Un­in­tended con­se­quences of new mort­gage rules

The Daily Courier - - LETTERS -

Editor: As an ex­pe­ri­enced mort­gage bro­ker in the Okana­gan for 20 years, and res­i­dent of Kelowna for 52 years, I can see first hand how the new mort­gage qual­i­fi­ca­tion rules have side­lined a large pool of buy­ers who would have been en­ter­ing the mar­ket for the first time and re­al­iz­ing the ben­e­fits of home own­er­ship.

Ar­guably, one of the most im­por­tant as­pects be­ing: gain­ing equity. That part of home own­er­ship is the key to sav­ing to step up to the next pur­chase, build­ing a nest egg, and ul­ti­mately liv­ing with­out a rent or mort­gage pay­ment later in life.

I am not a bro­ker who hopes to pro­vide every sin­gle per­son with a mort­gage whether they should have one or not. I con­sider my­self a re­spon­si­ble bro­ker, help­ing peo­ple who qual­ify with the banks to get into the mar­ket then move up.

What I have wit­nessed in the past year in par­tic­u­lar, with mort­gage rule changes, is peo­ple who al­ready own and are well es­tab­lished in the mar­ket have gained enor­mous equity with the im­proved eco­nomic con­di­tions and are able to scoop up many lower-priced prop­er­ties that new home­own­ers would have qual­i­fied for last year.

They are en­joy­ing all the ben­e­fits of be­com­ing wealth­ier land­lords and own­ers and good on them.

How­ever, †those who hoped to get into the mar­ket and who would have qual­i­fied even one year ago, have felt this dream slip through their fin­gers. I had many po­ten­tial new own­ers preap­proved last year, then af­ter Novem­ber, they no longer qual­i­fied for even af­ford­able prop­er­ties in the Okana­gan.

This sud­den, jar­ring sidelin­ing of a whole pool of buy­ers, and the next into the mar­ket, has forced these now-un­qual­i­fied peo­ple to con­tinue try­ing to rent in an de­pleted rental sit­u­a­tion.

I be­lieve this is a crit­i­cal, un­fore­seen re­sult of the mort­gage-rule changes, which has led to hor­rific added pres­sure on rental ac­com­mo­da­tion and con­di­tions.

Frankly, good qual­i­fied peo­ple are miss­ing out on leav­ing that all be­hind to be­come own­ers — some­thing most peo­ple work hard and strive for.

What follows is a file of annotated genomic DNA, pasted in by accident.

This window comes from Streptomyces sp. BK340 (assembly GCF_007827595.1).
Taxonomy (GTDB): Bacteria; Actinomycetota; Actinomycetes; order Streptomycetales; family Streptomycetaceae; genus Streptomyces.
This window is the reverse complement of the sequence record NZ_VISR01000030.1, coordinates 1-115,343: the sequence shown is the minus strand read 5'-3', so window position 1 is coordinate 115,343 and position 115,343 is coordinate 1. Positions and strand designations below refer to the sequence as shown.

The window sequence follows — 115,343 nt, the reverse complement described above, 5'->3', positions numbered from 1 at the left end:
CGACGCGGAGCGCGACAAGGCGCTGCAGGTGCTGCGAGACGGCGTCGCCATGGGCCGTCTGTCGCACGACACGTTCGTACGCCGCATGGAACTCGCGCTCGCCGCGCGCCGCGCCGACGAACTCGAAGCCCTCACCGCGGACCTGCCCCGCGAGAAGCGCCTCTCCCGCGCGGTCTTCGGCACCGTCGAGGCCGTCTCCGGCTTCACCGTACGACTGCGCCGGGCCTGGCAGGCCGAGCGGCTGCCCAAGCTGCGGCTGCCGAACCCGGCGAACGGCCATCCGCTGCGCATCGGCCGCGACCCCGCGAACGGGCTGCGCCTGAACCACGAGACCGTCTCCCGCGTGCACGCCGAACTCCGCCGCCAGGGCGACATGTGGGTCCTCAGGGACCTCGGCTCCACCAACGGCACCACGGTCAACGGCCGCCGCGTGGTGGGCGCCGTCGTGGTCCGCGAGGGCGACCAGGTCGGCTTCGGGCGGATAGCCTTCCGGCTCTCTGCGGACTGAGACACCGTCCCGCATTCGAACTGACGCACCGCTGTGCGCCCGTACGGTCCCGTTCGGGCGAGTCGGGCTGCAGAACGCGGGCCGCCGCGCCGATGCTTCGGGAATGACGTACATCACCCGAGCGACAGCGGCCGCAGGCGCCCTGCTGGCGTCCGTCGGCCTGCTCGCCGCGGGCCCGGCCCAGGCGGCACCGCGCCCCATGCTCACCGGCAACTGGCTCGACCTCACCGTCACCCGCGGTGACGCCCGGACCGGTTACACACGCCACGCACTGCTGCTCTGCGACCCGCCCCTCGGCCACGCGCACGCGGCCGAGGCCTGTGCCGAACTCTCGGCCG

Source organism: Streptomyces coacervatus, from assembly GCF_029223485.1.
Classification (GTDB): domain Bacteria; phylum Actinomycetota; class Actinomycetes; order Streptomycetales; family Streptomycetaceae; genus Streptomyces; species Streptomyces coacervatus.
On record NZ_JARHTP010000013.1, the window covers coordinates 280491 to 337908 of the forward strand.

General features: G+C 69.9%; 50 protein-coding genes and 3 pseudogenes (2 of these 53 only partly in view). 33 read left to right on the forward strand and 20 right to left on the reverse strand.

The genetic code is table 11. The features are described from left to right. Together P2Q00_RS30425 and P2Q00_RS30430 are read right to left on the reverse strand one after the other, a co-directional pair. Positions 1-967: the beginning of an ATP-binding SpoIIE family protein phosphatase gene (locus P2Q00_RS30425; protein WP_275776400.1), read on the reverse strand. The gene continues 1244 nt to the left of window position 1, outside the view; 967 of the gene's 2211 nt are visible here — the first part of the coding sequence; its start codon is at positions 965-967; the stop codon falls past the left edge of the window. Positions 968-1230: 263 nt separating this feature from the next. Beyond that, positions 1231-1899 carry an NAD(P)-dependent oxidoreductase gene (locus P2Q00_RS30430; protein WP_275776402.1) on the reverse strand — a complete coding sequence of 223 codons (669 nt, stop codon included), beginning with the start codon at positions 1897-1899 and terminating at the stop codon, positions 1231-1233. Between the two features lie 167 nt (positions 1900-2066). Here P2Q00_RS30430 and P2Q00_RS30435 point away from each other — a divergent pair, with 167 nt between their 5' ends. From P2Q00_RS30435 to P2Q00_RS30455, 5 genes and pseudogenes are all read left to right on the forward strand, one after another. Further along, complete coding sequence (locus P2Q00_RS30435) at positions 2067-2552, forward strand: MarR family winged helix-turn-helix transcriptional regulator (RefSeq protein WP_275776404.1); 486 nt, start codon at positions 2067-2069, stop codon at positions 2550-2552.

The trickle-down ef­fect is that those least able to af­ford home own­er­ship are be­ing forced out of rental prop­er­ties by ruth­less land­lords who see an op­por­tu­nity to hike up rents and force fam­i­lies out in favour of higher-pay­ing tenants.

They’re us­ing every trick in the book to do it as well. The favourite is evict­ing them for “fam­ily” to move in, which is al­lowed in B.C. Then sim­ply hik­ing rents and find­ing higher-pay­ing tenants. (Oth­er­wise they aren’t able to hike rents be­yond the an­nual al­low­able per­cent­age).

You can’t imag­ine how many fam­i­lies are be­ing evicted with kids and pets with ab­so­lutely nowhere to go. The rental mar­ket was not pre­pared to ab­sorb this flood and land­lords have their pick of the crop when 20 peo­ple ap­ply to one prop­erty in less than 12 hours.

The Novem­ber 2016 round of mort­gage qual­i­fi­ca­tion changes is truly mak­ing the up­per mid­dle-class richer, the mid­dle and lower mid­dle­class are losing hope of liv­ing in an owned home, while stu­dents, mil­len­ni­als and poverty stricken are be­ing booted to the curb in a ter­ri­ble rental en­vi­ron­ment.

Please, I urge reg­u­la­tors and politi­cians to see this likely un­in­tended con­se­quence. I feel for peo­ple who have have lost the pos­si­bil­ity of es­cap­ing rent­ing and then all those en­dur­ing the re­sult­ing pres­sures of rent­ing in this de­pleted rental en­vi­ron­ment.

Ro­many Run­nalls, Kelowna

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